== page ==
"Big" isn't sustainable in space flight for any amount of time, unless you have an infinite supply of either capital or political will. More spam, still no point.
An opinion that you don't share isn't 'spam--its an opinion.
Big is sustainable, as we saw with 100= shuttle flights with not all that interest--because the STS was a LEO only system--but it was a defacto HLV in terms of mass to orbit--that that proves me correct.
In terms of future tech--al we need do is look to the past--and support such systems as opposed to sniping at them from the interwebs
The Shuttle was barely sustainable, and only by sucking up most of NASA's budget. It should've been retired by the late 1980's, but they couldn't afford to replace a system that was working, and due to the very low flight rates none of the Shuttles were near the end of their operational lives, which was supposed to be pretty short.
One problem with SLS is that it's the same as a host of mid-1970's Shuttle-derived cargo designs. It's not reusable and the architecture doesn't offer any way to make it reusable, so the same people who built external tanks for the Shuttle will be building modified external tanks that will be thrown away, along with the either RS-25E or RS-68 engines, which are very expensive.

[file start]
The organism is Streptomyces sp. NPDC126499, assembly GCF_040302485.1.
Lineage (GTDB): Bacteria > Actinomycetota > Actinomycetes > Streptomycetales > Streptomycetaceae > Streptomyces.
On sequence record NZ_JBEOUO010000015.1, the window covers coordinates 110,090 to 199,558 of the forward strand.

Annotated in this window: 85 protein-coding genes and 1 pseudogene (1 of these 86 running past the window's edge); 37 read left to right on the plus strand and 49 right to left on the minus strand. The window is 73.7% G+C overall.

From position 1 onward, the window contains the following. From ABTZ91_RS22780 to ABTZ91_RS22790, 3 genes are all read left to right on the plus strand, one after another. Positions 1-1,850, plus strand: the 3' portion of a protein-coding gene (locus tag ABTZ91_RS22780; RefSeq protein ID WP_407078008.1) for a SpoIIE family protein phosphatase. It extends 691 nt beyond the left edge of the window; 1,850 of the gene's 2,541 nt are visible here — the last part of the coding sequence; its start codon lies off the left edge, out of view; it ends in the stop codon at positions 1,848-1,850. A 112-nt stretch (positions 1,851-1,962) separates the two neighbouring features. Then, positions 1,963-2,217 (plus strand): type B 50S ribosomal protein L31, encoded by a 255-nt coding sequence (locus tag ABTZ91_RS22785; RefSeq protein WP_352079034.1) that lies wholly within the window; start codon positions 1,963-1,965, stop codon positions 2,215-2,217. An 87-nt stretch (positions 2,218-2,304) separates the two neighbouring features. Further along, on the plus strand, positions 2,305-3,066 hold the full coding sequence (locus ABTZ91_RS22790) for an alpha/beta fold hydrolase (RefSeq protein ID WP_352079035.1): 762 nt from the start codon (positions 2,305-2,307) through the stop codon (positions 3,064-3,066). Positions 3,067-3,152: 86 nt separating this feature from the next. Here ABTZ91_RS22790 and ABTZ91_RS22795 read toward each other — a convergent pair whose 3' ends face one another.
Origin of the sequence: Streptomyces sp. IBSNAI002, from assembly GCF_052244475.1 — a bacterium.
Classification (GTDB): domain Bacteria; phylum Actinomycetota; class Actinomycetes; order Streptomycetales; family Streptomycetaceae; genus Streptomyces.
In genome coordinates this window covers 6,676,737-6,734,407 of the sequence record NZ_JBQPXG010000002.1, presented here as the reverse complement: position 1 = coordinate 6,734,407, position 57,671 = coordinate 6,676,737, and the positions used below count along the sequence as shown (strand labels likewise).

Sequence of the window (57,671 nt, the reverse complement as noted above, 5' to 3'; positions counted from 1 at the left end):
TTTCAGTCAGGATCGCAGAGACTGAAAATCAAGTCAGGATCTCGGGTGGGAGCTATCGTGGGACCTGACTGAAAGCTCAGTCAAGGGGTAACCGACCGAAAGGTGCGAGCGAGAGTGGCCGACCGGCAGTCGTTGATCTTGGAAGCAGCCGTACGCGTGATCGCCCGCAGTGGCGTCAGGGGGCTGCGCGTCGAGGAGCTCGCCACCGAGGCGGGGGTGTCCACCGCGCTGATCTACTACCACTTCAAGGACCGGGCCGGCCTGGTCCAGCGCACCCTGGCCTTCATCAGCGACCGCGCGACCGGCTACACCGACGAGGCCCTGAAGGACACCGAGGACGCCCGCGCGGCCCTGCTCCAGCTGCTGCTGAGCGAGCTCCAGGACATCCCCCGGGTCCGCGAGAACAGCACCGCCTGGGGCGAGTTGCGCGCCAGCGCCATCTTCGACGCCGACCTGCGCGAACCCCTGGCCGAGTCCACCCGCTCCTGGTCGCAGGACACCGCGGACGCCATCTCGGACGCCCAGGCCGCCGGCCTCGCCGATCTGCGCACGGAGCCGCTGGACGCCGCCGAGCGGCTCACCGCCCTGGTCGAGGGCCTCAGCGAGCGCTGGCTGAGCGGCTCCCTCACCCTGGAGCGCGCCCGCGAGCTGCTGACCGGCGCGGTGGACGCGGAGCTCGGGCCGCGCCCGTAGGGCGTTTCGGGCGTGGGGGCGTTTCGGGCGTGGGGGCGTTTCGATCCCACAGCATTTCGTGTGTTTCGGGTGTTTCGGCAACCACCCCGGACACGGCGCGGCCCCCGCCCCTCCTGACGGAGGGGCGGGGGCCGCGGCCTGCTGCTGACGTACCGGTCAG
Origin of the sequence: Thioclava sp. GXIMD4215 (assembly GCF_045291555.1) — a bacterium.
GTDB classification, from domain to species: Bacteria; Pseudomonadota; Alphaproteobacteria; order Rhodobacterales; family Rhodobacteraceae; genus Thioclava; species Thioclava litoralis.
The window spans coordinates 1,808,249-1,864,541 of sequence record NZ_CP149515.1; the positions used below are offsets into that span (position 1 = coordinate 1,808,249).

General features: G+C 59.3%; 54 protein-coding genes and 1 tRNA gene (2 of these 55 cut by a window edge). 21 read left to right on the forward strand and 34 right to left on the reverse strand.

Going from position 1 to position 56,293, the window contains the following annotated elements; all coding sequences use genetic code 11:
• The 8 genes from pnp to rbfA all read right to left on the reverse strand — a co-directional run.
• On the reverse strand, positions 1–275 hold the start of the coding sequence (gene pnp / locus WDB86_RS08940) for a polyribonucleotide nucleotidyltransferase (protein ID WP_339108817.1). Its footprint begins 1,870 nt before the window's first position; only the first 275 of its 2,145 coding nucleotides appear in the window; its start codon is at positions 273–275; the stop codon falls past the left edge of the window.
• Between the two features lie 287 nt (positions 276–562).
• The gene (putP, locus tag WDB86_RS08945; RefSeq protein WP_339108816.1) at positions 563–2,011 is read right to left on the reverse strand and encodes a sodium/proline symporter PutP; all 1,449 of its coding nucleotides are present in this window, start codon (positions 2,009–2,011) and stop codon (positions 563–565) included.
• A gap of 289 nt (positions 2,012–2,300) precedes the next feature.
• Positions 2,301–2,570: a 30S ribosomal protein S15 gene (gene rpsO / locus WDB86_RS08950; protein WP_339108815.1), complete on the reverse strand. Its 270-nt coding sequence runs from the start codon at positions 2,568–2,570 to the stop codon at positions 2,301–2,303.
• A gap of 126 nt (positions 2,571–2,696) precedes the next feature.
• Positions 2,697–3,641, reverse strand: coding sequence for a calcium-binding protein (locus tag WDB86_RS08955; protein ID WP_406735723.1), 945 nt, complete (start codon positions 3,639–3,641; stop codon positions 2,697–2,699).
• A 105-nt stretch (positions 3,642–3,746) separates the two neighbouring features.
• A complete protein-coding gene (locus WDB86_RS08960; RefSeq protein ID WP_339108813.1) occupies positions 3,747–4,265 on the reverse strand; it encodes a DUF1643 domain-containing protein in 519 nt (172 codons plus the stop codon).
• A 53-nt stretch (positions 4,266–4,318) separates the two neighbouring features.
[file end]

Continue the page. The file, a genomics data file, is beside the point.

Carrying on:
It's an example of NASA not innovating, nor driving the technology in new directions, like coming up with cheap
expendable liquid engines, or liquid strap-ons with propellant cross-feed, or reusable first stages that land vertically, or any of the other approaches private firms are pursuing. The projected flight rate of the SLS is going to be less than the Shuttle, depending on whether they design a payload for it.